Medication Monitor



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Generic Name (Trade Name—Company)
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  • August 13, 2011

    Uses:

    Management of HIV-1 infection in treatment-naive patients

    Gilead announced the FDA approval of its single-tablet, once-daily regimen for treatment of HIV-1 infection in treatment-naive adults. Complera contains emtricitabine 200 mg, rilpivirine 25 mg, and tenofovir 300 mg and is taken once daily with a meal.

    Approval was based on data from two previously conducted Phase III randomized studies, ECHO and THRIVE, of rilpivirine, on which approval of that drug was based. No new studies were conducted for approval of this new triple combination therapy. A bioequivalence study demonstrated that the triple-drug tablet achieved the same blood levels as each of the drugs administered individually.

  • August 9, 2011

    Uses:

    Treatment of numerous cancers including ovarian, non-small cell lung cancer, breast, and pancreatic cancer

    Hospira announced the FDA approval of the first solution formulation of gemcitabine injection. The product, which launches in early September, will be marketed in vials that contain 200 mg, 1 g, and 2 g of drug (concentration 38 mg/mL). Previously, Hospira launched lyphophilized, or freeze-dried, preparations of the product in the same strengths.

    This new formulation eliminates the need for reconstitution.

  • August 2, 2011

    A self-injectable subcutaneous formulation of abatacept has been approved for adult patients with moderate to severe rheumatoid arthritis (RA), according to a press release from the manufacturer. The drug was originally approved as an IV infusion. Data from a Phase III, randomized, double-blind, double-dummy, multinational study involving 1,457 patients with moderately-to-severely active RA showed that subcutaneous administration of abatacept demonstrated similar efficacy and safety to the IV formulation at month 6.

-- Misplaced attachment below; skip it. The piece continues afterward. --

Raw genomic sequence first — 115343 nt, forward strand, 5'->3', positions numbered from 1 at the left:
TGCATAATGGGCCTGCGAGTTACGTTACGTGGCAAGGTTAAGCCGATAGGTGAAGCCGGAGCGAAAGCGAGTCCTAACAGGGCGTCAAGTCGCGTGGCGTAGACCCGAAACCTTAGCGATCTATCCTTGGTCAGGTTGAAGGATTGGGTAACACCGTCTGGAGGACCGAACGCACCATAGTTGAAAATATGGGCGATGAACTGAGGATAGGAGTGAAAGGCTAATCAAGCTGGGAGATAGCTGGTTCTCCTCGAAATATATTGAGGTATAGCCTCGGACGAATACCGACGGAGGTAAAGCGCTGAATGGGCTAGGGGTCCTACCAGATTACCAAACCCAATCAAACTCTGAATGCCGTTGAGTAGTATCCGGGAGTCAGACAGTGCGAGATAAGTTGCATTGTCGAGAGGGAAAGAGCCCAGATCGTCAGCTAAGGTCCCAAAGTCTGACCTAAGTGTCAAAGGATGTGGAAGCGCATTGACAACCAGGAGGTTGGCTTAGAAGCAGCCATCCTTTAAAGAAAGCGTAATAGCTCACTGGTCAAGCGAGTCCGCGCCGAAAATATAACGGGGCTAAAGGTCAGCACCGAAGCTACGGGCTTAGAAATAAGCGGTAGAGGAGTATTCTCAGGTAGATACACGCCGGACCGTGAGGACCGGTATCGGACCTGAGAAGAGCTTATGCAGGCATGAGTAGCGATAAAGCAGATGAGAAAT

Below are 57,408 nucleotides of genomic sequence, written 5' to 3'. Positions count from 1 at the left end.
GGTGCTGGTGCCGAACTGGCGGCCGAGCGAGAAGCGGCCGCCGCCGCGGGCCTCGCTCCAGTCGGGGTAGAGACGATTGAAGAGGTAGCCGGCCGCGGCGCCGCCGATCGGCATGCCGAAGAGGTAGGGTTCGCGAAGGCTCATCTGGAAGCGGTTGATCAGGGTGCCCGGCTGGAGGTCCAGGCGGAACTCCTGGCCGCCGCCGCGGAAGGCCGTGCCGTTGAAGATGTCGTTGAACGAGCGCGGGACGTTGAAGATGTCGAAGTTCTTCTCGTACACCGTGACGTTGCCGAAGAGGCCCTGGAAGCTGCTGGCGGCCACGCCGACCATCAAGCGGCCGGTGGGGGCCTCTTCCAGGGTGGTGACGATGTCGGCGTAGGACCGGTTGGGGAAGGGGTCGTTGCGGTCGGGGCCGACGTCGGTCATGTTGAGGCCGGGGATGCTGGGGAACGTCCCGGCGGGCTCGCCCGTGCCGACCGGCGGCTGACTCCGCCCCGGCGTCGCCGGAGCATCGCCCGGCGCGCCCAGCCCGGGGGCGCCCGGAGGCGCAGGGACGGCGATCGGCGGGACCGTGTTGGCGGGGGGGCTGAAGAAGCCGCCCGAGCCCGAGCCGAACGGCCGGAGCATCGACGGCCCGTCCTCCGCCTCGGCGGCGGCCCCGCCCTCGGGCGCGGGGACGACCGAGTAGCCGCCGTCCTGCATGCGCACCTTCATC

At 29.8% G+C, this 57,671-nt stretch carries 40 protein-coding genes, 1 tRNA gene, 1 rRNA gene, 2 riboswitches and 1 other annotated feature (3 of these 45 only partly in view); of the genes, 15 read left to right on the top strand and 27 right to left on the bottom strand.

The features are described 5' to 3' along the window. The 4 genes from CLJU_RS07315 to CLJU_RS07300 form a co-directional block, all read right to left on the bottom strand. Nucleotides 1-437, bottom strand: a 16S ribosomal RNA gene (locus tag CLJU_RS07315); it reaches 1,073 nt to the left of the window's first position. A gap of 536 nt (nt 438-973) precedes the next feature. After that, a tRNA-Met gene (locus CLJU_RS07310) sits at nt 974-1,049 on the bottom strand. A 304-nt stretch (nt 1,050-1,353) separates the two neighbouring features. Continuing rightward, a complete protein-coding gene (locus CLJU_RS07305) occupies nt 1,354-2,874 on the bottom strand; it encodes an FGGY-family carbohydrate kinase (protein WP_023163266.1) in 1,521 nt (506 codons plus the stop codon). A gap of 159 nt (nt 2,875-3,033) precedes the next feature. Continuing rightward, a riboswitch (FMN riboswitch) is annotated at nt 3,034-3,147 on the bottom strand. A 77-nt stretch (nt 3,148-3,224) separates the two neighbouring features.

Both formulations resulted in a similar frequency of injection site reactions (2.6% subcutaneous vs. 2.5% IV), and patient retention rates were similar in both groups at 6 months (94%). The new fixed-dose 125-mg subcutaneous injection is administered weekly. Treatment-naive patients who can tolerate an infusion should receive an IV loading dose of 10 mg/kg before starting weekly injections. The product will be available in September.

  • August 2, 2011

    Teva has announced the launch of Camrese, an authorized generic version of the company's levonorgestrel/ethinyl estradiol and ethinyl estradiol (Seasonique) tablets. The product contains 91 tablets (84 tablets containing levonorgestrel 0.15 mg/ethinyl estradiol 0.03 mg and 7 tablets containing ethinyl estradiol 0.01 mg) and is indicated for prevention of pregnancy.

  • July 25, 2011

    Uses:

    Replacement therapy for primary humoral immunodeficiency in adult and pediatric patients 2 years of age or older

    Baxter has announced FDA approval of Gammagard Liquid 10% to be administered via the subcutaneous route for patients with primary immunodeficiency. The original approval was for intravenous administration. This new route of administration will allow patients to self-administer the product at home on a weekly basis. Clinical trial data showed that subcutaneous administration of Gammagard provided similar efficacy as intravenous administration of immune globulin, with the most frequent adverse reactions of the new route of administration being local skin site reactions (2.7%). 

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